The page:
Selected Universities Report Taking Action to Reduce Copyright Infringement
GAO-04-503, May 28, 2004
The emergence of peer-to-peer file-sharing applications that allow networks to share computer files among millions of users has changed the way copyrighted materials, including digital music, videos, software, and images can be distributed and has led to a dramatic increase in the incidence of copyright infringement (piracy) of these digital materials. These applications enable direct communication between users, allowing users to access each other's files and share digital music, videos, and software. According to a coalition of intellectual property owners in the entertainment industry, an increasing number of students are using the fast Internet connections offered by college and university networks to infringe copyrights by illegally downloading and sharing massive volumes of copyrighted materials on peer-to-peer networks. GAO was asked to describe (1) the views of major universities on the extent of problems experienced with student use of file-sharing applications as well as the actions that the universities are taking to deal with them and (2) the actions that federal enforcement agencies have taken to address the issue of copyright infringement on peer-to-peer networks as well as agency views on any legislative barriers to dealing with the problems.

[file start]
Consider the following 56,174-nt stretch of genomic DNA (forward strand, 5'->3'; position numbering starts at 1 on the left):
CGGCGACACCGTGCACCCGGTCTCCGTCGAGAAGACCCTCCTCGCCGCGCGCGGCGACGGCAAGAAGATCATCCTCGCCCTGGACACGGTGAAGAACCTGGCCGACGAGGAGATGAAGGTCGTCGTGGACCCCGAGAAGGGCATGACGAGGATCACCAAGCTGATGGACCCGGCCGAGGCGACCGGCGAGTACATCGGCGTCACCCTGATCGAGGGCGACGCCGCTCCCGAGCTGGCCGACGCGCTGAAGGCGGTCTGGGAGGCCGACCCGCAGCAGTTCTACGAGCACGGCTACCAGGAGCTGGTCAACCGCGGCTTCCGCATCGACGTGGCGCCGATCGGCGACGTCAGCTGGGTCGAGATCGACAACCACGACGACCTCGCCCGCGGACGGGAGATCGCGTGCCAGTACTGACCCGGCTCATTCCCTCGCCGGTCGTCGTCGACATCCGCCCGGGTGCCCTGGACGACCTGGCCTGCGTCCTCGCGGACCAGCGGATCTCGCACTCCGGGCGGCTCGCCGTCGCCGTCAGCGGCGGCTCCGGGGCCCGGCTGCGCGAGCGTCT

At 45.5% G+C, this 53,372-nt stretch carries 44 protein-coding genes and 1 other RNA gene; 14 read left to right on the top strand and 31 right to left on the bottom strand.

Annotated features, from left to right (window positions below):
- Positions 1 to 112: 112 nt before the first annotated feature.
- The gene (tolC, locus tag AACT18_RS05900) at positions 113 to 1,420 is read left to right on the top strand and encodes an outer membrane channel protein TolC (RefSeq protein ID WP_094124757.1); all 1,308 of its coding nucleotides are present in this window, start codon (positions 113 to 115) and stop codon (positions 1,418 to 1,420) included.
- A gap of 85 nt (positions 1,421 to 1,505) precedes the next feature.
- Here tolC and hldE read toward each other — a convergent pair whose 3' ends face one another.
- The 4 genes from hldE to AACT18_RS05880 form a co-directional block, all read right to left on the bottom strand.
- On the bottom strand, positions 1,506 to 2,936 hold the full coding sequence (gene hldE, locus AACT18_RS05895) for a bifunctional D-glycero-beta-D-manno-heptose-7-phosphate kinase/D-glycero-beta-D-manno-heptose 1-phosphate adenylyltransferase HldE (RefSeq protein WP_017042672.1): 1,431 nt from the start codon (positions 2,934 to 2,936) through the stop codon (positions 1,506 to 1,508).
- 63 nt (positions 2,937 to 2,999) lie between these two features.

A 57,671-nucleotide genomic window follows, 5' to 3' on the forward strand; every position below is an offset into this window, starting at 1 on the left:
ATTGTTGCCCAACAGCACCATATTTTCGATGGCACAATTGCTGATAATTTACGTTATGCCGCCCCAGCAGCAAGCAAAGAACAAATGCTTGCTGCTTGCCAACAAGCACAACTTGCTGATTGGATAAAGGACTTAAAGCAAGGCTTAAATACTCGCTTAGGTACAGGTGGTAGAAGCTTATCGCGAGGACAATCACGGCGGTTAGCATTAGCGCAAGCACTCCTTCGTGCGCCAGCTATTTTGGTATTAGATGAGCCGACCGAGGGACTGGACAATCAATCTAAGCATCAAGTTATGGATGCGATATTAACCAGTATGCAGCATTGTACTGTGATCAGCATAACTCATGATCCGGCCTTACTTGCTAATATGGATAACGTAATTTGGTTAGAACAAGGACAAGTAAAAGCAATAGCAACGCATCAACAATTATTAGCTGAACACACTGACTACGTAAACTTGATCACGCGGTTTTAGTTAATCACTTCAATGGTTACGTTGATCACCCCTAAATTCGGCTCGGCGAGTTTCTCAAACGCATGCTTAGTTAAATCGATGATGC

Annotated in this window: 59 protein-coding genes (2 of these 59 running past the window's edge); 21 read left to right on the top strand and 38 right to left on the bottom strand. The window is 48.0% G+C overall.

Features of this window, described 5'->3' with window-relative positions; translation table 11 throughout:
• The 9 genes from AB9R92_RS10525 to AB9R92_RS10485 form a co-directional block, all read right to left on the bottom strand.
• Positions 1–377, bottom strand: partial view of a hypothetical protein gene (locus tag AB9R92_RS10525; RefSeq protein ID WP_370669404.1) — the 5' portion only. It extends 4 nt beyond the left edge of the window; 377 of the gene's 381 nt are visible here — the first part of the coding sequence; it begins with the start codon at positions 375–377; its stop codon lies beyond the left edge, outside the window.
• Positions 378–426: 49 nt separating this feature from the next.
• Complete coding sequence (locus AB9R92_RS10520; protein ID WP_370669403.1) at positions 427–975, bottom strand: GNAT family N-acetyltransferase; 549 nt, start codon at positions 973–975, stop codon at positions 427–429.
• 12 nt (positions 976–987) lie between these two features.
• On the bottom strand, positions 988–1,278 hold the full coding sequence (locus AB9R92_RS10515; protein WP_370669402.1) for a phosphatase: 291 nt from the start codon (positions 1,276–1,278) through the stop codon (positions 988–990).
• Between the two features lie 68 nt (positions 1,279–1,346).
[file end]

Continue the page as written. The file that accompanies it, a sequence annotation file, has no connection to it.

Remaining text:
The college and university officials we interviewed are aware of the use of file-sharing applications on their networks, almost all of them have experienced some problems and increased costs as a result of the use of these applications, and they are taking steps to reduce the use of these applications on their networks. All of the officials interviewed indicated that their colleges or universities routinely monitor their networks, and most of them indicated that the institutions also actively monitor their networks specifically for the use of these file-sharing applications. When infringing use is discovered, all of the representatives stated that enforcement actions are taken against the individuals responsible. These actions included issuing a warning to the user or users, banning them from the network for a period of time, and managing the bandwidth available for a group of users. Federal law enforcement officials have been taking action to investigate and prosecute organizations involved in significant copyright infringement. These groups use a wide range of Internet technologies to illegally distribute copyrighted materials over the Internet. Federal law enforcement officials did not identify any specific legislative barriers to investigation and prosecution of illegal file sharing on peer-to-peer networks. According to the Department of Justice officials, the department's recently created Intellectual Property Task Force will examine how the department handles intellectual property issues and recommend legislative changes, if needed.